COVID-19 , Fraud Management & Cybercrime , Fraud Risk Management

US, UK Authorities Crack Down on Suspicious COVID-19 Domains

Scam Sites Used to Spread Malware, Steal Credentials, Officials Say
US, UK Authorities Crack Down on Suspicious COVID-19 Domains

U.S. and U.K. law enforcement officials have shut down hundreds of suspicious domains with COVID-19 names and themes that have been used to support criminal efforts to steal credentials, spread malware and spoof government sites and programs.

On Wednesday, the U.S. Justice Department announced that it worked with a number of private companies to "disrupt" hundreds of online domains with COVID-19 names that prosecutors say are used for a wide array of scams.

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Many of these domains and websites used names that incorporate the words "Covid19,” or Coronavirus," the Justice Department says.

Earlier this week, Britain's National Cyber Security Center announced that it had shut down over the past month more than 2,000 fraudulent websites used to carry out COVID-19 scams.

Domain Registrations

From mid-February to mid-March, there was a significant uptick in the number of domains registered that incorporate COVID-19 as a theme, according to research released this week by the COVID-19 Cyber Threat Coalition, a group of volunteer security researchers that is collecting pandemic-related threat intelligence (see: New Platform Collects COVID-19 Threat Intelligence).

The number of new domains registered that have a COVID-19 theme peaked at about 5,000 per day on March 20, but has since fallen to about 1,800 per day, according to the coalition report.

Over the last two weeks, security firm Check Point Software has tracked an average of 14,000 attacks each day that contain a COVID-19 theme. The vast majority of these incidents - approximately 94 percent - are phishing campaigns (see: UK and US Security Agencies Sound COVID-19 Threat Alert).

(Source: Check Point Software)

As of April 21, the FBI's Internet Crime Complaint Center had received more 3,600 complaints so far this year about fraudulent sites, many of which use domain names related to the COVID-19 pandemic, the Justice Department notes.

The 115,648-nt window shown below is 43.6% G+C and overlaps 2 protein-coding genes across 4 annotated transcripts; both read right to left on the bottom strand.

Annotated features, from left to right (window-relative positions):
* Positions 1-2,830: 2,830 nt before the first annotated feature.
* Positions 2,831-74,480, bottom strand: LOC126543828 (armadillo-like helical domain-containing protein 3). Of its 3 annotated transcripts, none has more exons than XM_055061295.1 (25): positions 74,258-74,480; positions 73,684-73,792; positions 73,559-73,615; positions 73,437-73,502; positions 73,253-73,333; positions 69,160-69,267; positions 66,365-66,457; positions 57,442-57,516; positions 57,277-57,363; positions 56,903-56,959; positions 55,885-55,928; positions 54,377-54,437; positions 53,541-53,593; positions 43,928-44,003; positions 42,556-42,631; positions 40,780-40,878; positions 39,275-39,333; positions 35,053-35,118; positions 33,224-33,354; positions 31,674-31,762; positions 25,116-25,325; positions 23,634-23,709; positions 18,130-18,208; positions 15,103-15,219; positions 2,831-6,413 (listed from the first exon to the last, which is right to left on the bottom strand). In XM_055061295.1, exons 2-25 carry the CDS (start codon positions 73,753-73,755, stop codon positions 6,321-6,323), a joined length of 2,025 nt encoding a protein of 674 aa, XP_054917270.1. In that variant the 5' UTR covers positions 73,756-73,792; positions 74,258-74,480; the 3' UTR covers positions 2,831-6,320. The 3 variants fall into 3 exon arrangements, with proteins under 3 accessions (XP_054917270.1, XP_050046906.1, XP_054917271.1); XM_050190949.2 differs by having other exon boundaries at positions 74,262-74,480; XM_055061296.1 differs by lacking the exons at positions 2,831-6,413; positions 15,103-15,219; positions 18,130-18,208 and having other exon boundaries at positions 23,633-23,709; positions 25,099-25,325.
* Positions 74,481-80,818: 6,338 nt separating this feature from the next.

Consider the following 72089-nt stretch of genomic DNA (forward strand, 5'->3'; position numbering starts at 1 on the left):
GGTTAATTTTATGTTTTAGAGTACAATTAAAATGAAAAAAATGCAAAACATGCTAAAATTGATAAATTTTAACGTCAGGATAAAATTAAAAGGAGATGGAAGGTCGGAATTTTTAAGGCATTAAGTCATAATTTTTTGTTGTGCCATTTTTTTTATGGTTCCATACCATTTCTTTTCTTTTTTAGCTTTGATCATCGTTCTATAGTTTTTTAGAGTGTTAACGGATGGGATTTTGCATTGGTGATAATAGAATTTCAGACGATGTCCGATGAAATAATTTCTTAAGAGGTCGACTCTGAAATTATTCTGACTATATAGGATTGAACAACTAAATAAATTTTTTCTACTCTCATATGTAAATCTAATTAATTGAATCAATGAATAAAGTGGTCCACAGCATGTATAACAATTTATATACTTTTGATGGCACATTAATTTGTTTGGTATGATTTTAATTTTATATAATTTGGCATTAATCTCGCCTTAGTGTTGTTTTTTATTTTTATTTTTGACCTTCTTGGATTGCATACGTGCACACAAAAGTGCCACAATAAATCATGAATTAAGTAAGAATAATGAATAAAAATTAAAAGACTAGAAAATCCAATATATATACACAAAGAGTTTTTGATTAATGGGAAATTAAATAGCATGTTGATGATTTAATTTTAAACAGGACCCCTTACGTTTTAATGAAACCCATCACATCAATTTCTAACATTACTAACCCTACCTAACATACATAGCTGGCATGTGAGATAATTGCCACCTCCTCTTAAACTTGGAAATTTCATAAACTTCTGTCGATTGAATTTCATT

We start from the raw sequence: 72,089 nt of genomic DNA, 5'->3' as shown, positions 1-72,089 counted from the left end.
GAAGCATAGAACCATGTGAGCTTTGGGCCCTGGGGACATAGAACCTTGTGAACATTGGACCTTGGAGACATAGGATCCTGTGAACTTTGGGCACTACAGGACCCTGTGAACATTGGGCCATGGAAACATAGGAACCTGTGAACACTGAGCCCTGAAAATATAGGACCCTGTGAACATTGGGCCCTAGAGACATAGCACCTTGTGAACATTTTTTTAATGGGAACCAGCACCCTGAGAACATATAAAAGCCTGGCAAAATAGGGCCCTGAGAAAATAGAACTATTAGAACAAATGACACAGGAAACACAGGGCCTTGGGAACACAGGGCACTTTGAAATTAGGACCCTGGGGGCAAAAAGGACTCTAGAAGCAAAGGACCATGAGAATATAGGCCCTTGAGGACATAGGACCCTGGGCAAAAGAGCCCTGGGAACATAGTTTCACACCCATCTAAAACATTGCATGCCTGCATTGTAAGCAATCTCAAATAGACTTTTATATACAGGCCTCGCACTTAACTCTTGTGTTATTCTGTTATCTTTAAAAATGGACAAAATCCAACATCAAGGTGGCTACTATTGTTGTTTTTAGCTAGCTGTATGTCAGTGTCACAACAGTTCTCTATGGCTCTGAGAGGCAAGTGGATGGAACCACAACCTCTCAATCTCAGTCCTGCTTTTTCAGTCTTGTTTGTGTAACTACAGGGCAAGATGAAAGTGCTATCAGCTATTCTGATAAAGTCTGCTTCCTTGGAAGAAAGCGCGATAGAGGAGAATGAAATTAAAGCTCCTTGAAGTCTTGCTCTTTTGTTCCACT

A Variety of Scams

The Justice Department reports that the suspicious domains haven been used for an array of scams, including:

  • Spoofing the websites of legitimate companies and services in order to spread malware;
  • Tricking victims into giving up their personally identifiable information, including banking details, by inputting this data into sites that spoof government programs and agencies;
  • Stealing money by falsely claiming to collect donations to the American Red Cross for COVID-19 relief efforts.

In a separate move, the Justice Department has announced a task force designed to counter financial scams related to the $300 billion in stimulus payments being sent to U.S. citizens. In recent weeks, the FBI uncovered several domains that appeared to be designed to take advantage of the stimulus program (see: Economic Stimulus Payments: A Fraud Target).

UK's Crackdown

As part of its crackdown on more than 2,000 suspicious domains, Britain's National Cyber Security Center noted that authorities closed down nearly 470 online shops selling fake coronavirus-related items as well as another 555 sites were found to be distributing malware.

Another 200 suspicious domains shut down were created for phishing campaigns, while over 800 were designed to conduct advance-fee frauds, according to NCSC.

NCSC is urging U.K. citizens to report email scams that use COVID-19 themes or claim to offer services related to the coronavirus. Over two days this week, the Suspicious Email Reporting Service program flagged more than 5,000 suspicious emails, which resulted in more than 80 malicious domains being shut down, according to NCSC.

About the Author

Ishita Chigilli Palli

Ishita Chigilli Palli

Senior Correspondent, Global News Desk

As senior correspondent for Information Security Media Group's global news desk, Ishita covers news worldwide. She previously worked at Thomson Reuters, where she specialized in reporting breaking news stories on a variety of topics.

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